Affirming that God creates through processes like evolution has made it easier for me to face the messiness inherent in discussions of textual criticism and the inspiration of Scripture. Seeing salvation and redemption as a lifelong process instead of a moment on a timeline has also helped me encourage friends who find themselves in painful periods of renegotiating their faith, wondering what label fits their evolving identity and where the boundaries are between belief and unbelief. Knowing that God is still forming his church over time and that his Bride is a population, not an individual, makes it easier for me to cope when specific Christians disappoint me during these increasingly fractured and divisive times. When I contemplate the New Creation that is breaking into our world, it helps me to remember that God’s creative process in nature can involve evolutionary dead ends, extinctions, adaptations, and multiple paths that converge on a desired trait. Maybe our Christian hope that God is making and will make all things new involves spiritual parallels to these natural phenomena.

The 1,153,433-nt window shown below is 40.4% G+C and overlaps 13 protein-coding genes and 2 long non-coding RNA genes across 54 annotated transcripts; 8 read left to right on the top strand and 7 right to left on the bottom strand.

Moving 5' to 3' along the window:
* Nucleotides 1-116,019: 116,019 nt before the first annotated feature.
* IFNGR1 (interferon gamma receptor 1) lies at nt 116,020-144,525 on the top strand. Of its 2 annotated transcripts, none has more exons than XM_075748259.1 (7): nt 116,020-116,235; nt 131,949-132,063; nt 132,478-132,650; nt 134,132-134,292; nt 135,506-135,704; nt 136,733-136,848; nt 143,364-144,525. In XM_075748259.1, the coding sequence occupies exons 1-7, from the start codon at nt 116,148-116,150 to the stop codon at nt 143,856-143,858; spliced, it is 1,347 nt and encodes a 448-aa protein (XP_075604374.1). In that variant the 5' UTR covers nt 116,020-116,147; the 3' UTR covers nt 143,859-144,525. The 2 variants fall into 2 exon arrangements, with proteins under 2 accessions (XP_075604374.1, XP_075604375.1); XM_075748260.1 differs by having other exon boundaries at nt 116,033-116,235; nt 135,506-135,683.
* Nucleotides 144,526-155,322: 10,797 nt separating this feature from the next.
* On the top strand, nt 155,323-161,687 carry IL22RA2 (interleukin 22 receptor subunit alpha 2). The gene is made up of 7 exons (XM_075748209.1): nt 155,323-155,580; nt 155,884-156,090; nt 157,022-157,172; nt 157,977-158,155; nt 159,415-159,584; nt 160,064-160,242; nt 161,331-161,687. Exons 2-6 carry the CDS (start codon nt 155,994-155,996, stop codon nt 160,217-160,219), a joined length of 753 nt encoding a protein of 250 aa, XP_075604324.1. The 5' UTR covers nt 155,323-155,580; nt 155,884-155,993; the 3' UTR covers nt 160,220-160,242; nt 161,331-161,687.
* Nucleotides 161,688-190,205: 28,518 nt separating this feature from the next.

We find that Scripture repeatedly draws on metaphors from the natural world to help us understand spiritual things. For example, John 15 gives us the picture of vines and fruit so we can understand better what it means to live spiritually united with Jesus. In 1 Corinthians 12 God gives us a picture of a healthy body made of interdependent parts so we can understand what it means to work together and serve one another in the spiritual work of the Church.
Maybe God can use the process of evolution in nature as another metaphor that can help us grasp spiritual ideas about God’s creativity and work. Maybe it can give us insight into how he creates humans in his image, collectively and individually. And how he saves and redeems each person, preparing and purifying his Bride, the Church through different centuries, places, and cultures. There is beauty and hope in these continua of development that we might miss if we are predisposed to focus only on precise moments.
Maybe God can use the process of evolution in nature as another metaphor that can help us grasp spiritual ideas about God’s creativity and work.